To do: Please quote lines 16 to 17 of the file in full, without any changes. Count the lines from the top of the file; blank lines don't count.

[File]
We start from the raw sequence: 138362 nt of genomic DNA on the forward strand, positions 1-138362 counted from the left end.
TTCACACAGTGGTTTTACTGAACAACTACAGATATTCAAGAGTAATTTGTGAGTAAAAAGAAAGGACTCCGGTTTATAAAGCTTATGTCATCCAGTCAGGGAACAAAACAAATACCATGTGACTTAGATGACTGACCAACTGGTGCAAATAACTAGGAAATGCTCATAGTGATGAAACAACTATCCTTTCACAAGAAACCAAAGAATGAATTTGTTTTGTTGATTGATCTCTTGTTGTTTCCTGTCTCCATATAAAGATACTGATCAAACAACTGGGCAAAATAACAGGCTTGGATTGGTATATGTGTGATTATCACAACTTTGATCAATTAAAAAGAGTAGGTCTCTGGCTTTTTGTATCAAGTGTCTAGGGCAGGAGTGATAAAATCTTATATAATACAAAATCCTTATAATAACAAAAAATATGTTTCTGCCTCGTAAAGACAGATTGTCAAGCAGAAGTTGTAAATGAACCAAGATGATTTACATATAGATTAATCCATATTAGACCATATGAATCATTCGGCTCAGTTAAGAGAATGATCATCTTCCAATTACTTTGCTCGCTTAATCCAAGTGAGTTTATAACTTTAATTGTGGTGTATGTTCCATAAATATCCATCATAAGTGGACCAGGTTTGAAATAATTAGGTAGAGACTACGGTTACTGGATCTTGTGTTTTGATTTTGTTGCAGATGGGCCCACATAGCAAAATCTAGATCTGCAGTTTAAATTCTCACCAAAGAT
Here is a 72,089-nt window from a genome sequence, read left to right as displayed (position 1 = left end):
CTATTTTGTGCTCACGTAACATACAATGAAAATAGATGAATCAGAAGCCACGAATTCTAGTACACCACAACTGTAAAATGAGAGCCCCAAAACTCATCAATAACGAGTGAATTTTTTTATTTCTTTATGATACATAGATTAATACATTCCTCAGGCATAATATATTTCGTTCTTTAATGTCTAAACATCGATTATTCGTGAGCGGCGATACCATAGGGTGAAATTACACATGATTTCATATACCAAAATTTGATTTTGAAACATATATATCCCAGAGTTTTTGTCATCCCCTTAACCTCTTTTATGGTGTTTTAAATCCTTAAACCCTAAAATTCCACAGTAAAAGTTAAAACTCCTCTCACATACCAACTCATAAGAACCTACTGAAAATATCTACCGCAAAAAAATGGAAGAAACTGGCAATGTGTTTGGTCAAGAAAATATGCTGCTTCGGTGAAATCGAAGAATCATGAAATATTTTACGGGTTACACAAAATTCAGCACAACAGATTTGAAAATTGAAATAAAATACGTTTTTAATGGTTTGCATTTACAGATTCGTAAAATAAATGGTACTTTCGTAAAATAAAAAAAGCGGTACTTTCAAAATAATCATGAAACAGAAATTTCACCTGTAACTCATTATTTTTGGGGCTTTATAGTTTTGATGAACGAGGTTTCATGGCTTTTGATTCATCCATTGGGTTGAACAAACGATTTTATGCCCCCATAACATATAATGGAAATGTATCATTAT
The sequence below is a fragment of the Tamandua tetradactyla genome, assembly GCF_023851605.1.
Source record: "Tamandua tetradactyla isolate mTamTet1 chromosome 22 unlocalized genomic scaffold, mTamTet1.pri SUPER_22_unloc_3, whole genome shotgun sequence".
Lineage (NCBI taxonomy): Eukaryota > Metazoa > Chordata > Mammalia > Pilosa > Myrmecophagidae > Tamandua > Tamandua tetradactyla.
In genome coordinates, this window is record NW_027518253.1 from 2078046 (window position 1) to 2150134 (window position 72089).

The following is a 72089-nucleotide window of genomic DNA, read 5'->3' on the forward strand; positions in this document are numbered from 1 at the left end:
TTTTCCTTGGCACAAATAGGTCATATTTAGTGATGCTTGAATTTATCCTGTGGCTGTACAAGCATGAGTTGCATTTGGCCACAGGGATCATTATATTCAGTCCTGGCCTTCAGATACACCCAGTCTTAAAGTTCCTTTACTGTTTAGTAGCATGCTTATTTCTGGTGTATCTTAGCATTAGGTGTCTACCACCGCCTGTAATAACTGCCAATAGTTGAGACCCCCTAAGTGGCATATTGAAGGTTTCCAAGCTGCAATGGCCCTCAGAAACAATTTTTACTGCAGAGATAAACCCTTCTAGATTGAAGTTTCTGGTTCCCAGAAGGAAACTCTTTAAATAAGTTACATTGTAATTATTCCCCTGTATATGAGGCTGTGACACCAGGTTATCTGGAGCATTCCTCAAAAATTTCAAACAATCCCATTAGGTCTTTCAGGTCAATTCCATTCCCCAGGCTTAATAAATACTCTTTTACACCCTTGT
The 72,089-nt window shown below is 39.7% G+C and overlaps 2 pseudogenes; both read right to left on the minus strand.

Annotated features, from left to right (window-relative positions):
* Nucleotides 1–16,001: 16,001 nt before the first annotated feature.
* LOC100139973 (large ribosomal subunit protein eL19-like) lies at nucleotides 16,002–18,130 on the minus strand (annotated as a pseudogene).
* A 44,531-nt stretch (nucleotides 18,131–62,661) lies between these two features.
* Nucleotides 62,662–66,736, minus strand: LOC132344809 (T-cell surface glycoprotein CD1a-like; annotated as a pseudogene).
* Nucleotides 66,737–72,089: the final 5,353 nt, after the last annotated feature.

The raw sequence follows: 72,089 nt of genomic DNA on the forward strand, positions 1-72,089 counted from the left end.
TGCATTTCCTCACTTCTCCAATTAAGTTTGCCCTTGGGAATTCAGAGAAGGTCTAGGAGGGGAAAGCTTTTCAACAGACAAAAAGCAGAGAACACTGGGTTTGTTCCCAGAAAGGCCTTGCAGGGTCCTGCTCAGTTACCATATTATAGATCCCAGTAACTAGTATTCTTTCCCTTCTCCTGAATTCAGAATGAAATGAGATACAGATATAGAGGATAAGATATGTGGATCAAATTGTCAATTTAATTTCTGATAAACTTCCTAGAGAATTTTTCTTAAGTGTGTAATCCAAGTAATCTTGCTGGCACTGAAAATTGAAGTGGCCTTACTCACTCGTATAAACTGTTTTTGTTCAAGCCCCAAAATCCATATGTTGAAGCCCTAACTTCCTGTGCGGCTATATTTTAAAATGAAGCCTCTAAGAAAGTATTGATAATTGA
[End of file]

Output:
* Nucleotides 62,662–66,736, minus strand: LOC132344809 (T-cell surface glycoprotein CD1a-like; annotated as a pseudogene).
* Nucleotides 66,737–72,089: the final 5,353 nt, after the last annotated feature.